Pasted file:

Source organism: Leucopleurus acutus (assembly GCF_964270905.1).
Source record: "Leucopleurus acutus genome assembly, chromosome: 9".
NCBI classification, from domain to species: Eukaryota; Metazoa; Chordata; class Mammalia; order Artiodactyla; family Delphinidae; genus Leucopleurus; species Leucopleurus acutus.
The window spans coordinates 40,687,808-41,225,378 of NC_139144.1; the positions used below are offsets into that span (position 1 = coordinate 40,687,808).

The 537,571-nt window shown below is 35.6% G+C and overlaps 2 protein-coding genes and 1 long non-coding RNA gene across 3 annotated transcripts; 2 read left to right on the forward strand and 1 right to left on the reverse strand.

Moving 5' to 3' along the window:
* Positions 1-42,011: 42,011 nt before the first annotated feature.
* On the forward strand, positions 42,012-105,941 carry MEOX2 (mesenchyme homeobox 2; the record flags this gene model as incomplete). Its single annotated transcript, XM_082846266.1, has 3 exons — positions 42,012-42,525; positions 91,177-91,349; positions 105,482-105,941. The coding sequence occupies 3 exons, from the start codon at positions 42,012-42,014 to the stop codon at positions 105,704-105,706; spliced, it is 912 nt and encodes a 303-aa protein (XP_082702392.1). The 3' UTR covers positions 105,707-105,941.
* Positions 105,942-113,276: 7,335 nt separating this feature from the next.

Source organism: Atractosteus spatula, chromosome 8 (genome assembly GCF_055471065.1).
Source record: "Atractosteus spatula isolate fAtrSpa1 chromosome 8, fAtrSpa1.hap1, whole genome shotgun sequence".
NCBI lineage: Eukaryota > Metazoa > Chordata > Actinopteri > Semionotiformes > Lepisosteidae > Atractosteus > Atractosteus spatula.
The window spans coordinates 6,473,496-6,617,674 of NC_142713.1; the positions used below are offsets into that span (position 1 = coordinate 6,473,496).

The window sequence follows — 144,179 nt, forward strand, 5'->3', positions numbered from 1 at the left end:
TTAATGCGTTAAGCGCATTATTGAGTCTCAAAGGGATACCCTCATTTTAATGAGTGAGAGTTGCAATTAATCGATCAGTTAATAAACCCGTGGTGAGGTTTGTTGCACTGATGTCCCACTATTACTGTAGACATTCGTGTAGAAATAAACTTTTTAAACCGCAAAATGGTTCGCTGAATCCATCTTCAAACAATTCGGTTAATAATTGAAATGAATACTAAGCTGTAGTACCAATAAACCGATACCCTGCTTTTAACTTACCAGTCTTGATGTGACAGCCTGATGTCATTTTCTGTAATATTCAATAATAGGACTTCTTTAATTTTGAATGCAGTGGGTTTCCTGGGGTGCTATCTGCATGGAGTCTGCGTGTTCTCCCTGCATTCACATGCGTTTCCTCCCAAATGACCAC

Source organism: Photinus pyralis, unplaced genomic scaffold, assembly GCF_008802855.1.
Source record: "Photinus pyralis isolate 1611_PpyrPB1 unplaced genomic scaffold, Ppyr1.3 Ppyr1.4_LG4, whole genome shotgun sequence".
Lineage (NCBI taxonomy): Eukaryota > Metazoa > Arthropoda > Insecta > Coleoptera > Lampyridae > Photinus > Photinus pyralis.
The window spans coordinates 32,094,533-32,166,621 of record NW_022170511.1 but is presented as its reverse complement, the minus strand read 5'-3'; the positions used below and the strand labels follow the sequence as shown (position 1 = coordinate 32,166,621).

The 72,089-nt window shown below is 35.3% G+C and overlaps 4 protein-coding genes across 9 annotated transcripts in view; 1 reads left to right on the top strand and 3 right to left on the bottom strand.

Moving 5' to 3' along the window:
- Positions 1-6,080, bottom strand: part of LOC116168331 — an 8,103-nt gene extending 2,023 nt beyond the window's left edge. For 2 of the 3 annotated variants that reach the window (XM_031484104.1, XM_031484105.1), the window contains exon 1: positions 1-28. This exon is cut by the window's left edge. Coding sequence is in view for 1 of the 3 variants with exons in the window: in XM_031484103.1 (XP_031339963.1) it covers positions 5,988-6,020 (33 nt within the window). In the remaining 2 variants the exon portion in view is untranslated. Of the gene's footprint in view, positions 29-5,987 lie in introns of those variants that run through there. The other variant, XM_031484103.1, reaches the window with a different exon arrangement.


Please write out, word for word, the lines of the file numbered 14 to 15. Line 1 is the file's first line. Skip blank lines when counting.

The window sequence follows — 144,179 nt, forward strand, 5'->3', positions numbered from 1 at the left end:
TTAATGCGTTAAGCGCATTATTGAGTCTCAAAGGGATACCCTCATTTTAATGAGTGAGAGTTGCAATTAATCGATCAGTTAATAAACCCGTGGTGAGGTTTGTTGCACTGATGTCCCACTATTACTGTAGACATTCGTGTAGAAATAAACTTTTTAAACCGCAAAATGGTTCGCTGAATCCATCTTCAAACAATTCGGTTAATAATTGAAATGAATACTAAGCTGTAGTACCAATAAACCGATACCCTGCTTTTAACTTACCAGTCTTGATGTGACAGCCTGATGTCATTTTCTGTAATATTCAATAATAGGACTTCTTTAATTTTGAATGCAGTGGGTTTCCTGGGGTGCTATCTGCATGGAGTCTGCGTGTTCTCCCTGCATTCACATGCGTTTCCTCCCAAATGACCAC